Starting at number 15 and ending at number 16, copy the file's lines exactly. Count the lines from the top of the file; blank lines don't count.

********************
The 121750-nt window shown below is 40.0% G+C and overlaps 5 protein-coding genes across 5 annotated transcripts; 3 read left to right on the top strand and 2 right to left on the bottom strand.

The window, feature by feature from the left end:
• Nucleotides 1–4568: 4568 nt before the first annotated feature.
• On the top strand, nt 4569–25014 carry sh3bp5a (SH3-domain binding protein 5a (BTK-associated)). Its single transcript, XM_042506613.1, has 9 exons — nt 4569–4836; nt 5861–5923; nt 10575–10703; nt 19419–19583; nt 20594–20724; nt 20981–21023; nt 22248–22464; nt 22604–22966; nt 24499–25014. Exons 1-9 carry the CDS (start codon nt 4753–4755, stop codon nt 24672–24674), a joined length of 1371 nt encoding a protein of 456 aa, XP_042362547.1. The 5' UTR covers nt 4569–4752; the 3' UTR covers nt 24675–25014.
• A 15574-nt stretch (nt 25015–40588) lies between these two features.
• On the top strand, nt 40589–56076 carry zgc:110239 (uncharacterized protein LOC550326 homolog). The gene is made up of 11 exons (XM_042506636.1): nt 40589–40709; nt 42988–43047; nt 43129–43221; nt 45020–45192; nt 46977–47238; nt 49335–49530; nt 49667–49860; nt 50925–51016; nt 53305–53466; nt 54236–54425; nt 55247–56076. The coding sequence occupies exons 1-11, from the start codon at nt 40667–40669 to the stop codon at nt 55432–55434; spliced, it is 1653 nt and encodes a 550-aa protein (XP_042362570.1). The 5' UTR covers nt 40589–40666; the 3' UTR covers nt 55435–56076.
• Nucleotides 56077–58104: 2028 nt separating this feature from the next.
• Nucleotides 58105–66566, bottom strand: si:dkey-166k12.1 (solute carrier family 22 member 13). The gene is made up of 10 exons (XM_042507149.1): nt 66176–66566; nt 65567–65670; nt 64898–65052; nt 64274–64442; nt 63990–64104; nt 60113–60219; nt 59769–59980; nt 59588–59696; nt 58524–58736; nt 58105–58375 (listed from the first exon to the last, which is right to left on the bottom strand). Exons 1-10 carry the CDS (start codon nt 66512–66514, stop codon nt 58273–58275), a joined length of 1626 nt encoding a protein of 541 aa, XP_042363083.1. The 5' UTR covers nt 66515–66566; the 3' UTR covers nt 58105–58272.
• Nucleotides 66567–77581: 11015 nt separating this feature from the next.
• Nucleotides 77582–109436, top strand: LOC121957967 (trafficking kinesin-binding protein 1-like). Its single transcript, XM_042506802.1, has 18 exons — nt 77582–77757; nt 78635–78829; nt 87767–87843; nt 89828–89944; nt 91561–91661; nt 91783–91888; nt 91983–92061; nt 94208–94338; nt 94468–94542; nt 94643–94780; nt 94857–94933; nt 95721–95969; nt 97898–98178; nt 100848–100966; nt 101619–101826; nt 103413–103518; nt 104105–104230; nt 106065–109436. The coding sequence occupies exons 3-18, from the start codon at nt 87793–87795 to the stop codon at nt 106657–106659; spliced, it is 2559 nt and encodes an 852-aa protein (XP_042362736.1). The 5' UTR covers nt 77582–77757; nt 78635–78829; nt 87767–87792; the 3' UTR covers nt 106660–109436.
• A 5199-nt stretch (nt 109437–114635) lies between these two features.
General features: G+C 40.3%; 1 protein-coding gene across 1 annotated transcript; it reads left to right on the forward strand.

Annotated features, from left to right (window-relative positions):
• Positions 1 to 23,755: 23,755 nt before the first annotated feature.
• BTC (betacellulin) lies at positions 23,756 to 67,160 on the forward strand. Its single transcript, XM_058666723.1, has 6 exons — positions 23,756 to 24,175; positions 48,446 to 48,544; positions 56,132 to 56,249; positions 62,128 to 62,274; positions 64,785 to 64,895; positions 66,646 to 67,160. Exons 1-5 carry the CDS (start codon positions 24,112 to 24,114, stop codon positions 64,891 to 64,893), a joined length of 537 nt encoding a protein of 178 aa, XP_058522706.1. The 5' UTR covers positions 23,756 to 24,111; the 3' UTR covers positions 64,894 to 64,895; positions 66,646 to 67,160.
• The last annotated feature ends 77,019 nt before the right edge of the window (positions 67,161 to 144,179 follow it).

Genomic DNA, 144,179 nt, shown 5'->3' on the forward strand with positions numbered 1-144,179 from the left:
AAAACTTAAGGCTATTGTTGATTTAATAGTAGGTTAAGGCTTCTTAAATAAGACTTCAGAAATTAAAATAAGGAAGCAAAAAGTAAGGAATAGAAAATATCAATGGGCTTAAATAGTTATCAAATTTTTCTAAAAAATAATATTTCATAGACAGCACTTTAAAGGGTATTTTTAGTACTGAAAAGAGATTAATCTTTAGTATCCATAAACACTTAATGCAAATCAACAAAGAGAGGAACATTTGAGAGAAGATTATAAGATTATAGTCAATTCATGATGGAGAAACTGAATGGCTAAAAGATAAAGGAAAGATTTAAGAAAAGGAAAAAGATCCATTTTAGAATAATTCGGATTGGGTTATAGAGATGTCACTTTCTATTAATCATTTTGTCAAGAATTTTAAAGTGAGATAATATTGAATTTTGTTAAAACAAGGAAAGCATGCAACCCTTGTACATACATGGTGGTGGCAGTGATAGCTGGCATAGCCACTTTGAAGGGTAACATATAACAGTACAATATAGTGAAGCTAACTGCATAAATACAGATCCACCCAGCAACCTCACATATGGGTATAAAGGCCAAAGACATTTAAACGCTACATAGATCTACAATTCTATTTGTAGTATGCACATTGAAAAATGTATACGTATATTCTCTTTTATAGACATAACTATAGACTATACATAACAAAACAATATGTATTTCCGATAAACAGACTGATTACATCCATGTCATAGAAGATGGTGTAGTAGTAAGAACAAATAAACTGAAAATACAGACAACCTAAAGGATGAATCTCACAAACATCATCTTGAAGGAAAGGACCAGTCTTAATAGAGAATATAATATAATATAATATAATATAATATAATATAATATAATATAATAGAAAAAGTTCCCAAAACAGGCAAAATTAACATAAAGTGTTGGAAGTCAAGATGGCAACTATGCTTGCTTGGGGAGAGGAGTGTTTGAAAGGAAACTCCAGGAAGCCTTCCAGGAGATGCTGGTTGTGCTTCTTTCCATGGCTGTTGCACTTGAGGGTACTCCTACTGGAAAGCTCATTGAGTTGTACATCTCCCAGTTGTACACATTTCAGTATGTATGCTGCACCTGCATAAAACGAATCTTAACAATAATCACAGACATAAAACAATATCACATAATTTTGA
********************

• BTC (betacellulin) lies at positions 23,756 to 67,160 on the forward strand. Its single transcript, XM_058666723.1, has 6 exons — positions 23,756 to 24,175; positions 48,446 to 48,544; positions 56,132 to 56,249; positions 62,128 to 62,274; positions 64,785 to 64,895; positions 66,646 to 67,160. Exons 1-5 carry the CDS (start codon positions 24,112 to 24,114, stop codon positions 64,891 to 64,893), a joined length of 537 nt encoding a protein of 178 aa, XP_058522706.1. The 5' UTR covers positions 23,756 to 24,111; the 3' UTR covers positions 64,894 to 64,895; positions 66,646 to 67,160.
• The last annotated feature ends 77,019 nt before the right edge of the window (positions 67,161 to 144,179 follow it).